There is a current uproar out in California this month (I say out, due to the fact that I hail from the center of the universe, otherwise known as South Carolina), with people all in an uproar about this gay marriage ban that was apparently voted in by the people of the Imperial Province of . . . er . . . State of California . Here's the scoop according to Reuters.  Long story made short: First the California Supreme Court extended equal rights to same-sex couples with regards to marriage, despite the fact that the state (believe it or not) has historically refused that right to same-sex couples. Now, thanks to a majority vote on November 8th, 2008 , 52% of the people who voted decided to revoke that right. Now the fight is all about the legality of that vote in the first place. The Argument
The argument of gay marriage is always a charged one, and almost nobody comes to the table without some large bias in one direction or another. Religion invariably plays a part in that bias, and with good reason. Religion, or lack thereof, more or less dictates a person's view of ethics and morals. Note that I did NOT say it dictates a person's ethics and morals, but on the contrary I said a person's view of ethics and morals. In other words, the source of one's beliefs will inevitably be the authority for what we know as right or wrong. If a person believes that the Bible is true, then that person generally will view his or her morals as being taken from the Bible (whether right or wrong). On the other hand, if a person denies that God exists and believes that all mankind is basically good and simply believes that moral behavior is best for the greater good of all, then that's where they lay the authority for their belief system. So one might say that any discussion such as gay marriage, or abortion, or any such discussion dealing with these sort of topics, is invariably going to invoke what is at the very core of each person. This results in the heavily charged atmosphere in which these discussions take place. Traditionally, for as long as can be found, the question of same-sex marriage has been discussed based on arguments of right or wrong. Is gay marriage morally right? Is it morally wrong? Those who say it is wrong want the government to enforce its "wrongness" with laws against it, and those who say there's nothing wrong with it or take a position of moral relativism (what's right and wrong for you, may not be what's right or wrong for me) want the government to recognize and protect the rights of same-sex couples. Here is my problem with all of this: Since when did the government become the deciding or ruling body in this country when it comes to morality? Let me explain my position here, with a series of "If, then" statements. If marriage in general, whether hetero- or homo-sexual, is a religious rite, then it should be the jurisdiction of the church. If marriage is a civic rite or "civil union" as they say now, then it should be the jurisdiction of the government. If it is decided that it is a religious rite rather than a civil one, then the government needs to stay the hell out of it, and give people the right to religious freedom that should be guaranteed them.
So what I'm saying here, is that it not really up for grabs as to whether gay marriage or homosexuality in general is right or wrong in these discussions, when the real discussion needs to be whether government or anybody else has the right to impose themselves in a decision of choice for morality. At this point, I need to say that I am not a proponent for gay marriage. That said, what I believe is right or wrong or even WHY I believe it does not amount to a hill of beans when it comes to what should be law or should not be law. The purpose of the law is not to enforce a particular set of morals or ethics. The purpose of the law is to protect people from being oppressed. Individuals decide what their morals are, not governments. What I believe to be right, that marriage is a union between a man and woman, does NOT come into play AT ALL when it comes to what is legal. The stark fact of the matter is that a good many people believe that it is morally fine to be joined with someone of the same sex. That is on THEIR shoulders to deal with the morality of it, not on me to decide for them, or on a court or congress to decide for them. Does it violate the rights of anyone else if my male neighbor married the guy that he works with? NO! You don't have the right to not be grossed out or be offended! You do not have the right to have everyone else in your line of sight following the same code of morals or ethics that you do! Friends with Benefits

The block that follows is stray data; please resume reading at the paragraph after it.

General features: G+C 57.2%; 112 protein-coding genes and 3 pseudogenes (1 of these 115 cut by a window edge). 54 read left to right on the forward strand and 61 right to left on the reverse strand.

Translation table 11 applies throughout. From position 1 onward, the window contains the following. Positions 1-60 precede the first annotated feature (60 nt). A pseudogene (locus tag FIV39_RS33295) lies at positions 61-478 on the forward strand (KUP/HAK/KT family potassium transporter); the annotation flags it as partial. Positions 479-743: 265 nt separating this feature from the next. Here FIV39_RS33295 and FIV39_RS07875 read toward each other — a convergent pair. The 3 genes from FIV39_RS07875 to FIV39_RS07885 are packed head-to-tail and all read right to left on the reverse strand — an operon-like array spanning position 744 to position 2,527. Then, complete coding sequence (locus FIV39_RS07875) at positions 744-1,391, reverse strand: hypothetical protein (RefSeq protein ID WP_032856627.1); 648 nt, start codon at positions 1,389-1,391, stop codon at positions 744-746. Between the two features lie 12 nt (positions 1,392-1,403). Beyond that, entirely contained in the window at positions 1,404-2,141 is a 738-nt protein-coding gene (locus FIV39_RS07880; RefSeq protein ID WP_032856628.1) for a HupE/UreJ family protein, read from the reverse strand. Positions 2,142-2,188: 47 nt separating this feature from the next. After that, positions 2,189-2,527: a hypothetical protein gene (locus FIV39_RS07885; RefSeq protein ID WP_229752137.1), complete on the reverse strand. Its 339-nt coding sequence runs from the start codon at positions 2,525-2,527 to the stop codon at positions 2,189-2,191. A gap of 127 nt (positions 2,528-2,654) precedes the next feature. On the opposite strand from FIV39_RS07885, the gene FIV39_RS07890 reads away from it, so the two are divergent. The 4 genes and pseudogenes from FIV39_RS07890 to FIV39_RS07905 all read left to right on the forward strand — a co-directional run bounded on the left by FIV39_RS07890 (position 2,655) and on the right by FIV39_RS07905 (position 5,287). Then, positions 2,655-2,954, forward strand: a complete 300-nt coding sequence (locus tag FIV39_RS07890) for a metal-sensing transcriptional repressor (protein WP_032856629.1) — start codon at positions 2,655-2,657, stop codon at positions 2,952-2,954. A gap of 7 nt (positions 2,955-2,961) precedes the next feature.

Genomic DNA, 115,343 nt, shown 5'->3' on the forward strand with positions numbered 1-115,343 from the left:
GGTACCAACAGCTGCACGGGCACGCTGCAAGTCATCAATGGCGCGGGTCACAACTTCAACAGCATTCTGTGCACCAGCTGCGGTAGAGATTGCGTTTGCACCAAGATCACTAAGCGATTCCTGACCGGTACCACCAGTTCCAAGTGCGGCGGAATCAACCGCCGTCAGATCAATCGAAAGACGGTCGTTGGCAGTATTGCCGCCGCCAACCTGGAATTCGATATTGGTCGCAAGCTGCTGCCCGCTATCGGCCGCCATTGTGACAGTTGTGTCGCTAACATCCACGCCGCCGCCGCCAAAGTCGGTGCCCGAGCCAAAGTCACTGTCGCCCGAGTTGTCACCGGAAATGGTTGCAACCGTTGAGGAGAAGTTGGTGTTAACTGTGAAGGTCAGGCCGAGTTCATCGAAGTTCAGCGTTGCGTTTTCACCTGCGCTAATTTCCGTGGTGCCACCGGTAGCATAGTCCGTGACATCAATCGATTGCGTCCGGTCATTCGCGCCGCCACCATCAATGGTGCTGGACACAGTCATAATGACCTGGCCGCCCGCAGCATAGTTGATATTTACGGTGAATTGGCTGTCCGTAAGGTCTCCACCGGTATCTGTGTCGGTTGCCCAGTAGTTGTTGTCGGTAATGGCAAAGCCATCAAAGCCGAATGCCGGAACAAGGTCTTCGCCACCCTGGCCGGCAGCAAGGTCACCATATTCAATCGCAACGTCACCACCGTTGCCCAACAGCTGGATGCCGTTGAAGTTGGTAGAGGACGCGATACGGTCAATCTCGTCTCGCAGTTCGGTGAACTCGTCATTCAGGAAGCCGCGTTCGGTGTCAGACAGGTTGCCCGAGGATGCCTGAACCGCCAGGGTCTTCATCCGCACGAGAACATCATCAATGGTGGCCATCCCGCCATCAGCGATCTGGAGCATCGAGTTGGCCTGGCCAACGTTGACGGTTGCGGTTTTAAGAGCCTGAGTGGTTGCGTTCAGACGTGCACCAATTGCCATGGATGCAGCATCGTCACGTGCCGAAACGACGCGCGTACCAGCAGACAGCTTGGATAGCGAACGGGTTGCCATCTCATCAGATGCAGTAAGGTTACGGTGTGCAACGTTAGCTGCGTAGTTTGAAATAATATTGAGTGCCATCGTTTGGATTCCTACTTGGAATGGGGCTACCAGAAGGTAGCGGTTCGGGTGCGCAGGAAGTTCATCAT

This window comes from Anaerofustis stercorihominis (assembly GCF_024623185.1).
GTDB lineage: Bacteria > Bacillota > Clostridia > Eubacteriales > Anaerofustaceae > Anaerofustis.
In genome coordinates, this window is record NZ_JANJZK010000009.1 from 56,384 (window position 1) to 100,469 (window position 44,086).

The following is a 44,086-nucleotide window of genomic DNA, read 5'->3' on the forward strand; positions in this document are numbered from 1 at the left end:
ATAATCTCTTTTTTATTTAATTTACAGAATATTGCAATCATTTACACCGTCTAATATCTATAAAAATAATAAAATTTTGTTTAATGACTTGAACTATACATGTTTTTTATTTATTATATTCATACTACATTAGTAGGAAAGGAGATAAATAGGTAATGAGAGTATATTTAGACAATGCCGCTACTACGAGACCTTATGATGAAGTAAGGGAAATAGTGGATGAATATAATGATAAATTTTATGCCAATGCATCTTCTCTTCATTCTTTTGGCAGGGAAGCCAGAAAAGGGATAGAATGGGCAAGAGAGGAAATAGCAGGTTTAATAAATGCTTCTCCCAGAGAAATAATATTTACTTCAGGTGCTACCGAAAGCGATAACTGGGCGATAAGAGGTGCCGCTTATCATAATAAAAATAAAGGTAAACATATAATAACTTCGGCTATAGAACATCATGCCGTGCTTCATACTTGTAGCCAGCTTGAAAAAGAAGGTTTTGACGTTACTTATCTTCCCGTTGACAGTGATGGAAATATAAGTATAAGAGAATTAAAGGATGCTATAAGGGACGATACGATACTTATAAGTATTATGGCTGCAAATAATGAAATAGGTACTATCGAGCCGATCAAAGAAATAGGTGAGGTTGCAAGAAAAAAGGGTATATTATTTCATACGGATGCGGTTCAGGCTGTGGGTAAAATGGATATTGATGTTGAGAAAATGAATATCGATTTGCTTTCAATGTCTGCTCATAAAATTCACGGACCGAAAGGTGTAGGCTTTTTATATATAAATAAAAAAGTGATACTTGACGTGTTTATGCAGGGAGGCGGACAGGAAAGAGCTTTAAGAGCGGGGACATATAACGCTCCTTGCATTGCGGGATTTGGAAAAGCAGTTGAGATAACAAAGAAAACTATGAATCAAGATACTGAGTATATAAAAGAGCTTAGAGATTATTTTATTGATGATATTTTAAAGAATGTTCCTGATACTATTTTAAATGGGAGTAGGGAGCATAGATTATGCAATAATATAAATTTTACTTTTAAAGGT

The argument which is then presented is all wrapped up in benefits. What about the benefits that married couples get, just for being married? The happy church-going family in the neighborhood gets themselves all bent out of shape because now the gay couple gets the same tax breaks that they've enjoyed for years exclusively. Or now at work straight Bob now has to live with knowing that gay Joe gets the same benefits package for his partner that Bob gets for his wife. So really this argument is all about preferential treatment over someone we think is different from us--or worse, below us. We, as straight and upstanding family men and women, enjoyed the tax breaks, the benefits, and whatever else came our way as congratulatory perks for being just what "society" wanted us to be, and now that those perks are being threatened, well we just need to take a vote and see about not letting gay Joe have his way at all. That's not it at all, you say? That's not the reason people are all up in arms over two queers getting married? What reason then is left for sticking your nose in someone else's morality decisions? 'Because you see, it's just not right," isn't good enough. It just isn't your business to decide someone else's morality, and it sure as hell isn't the business of government.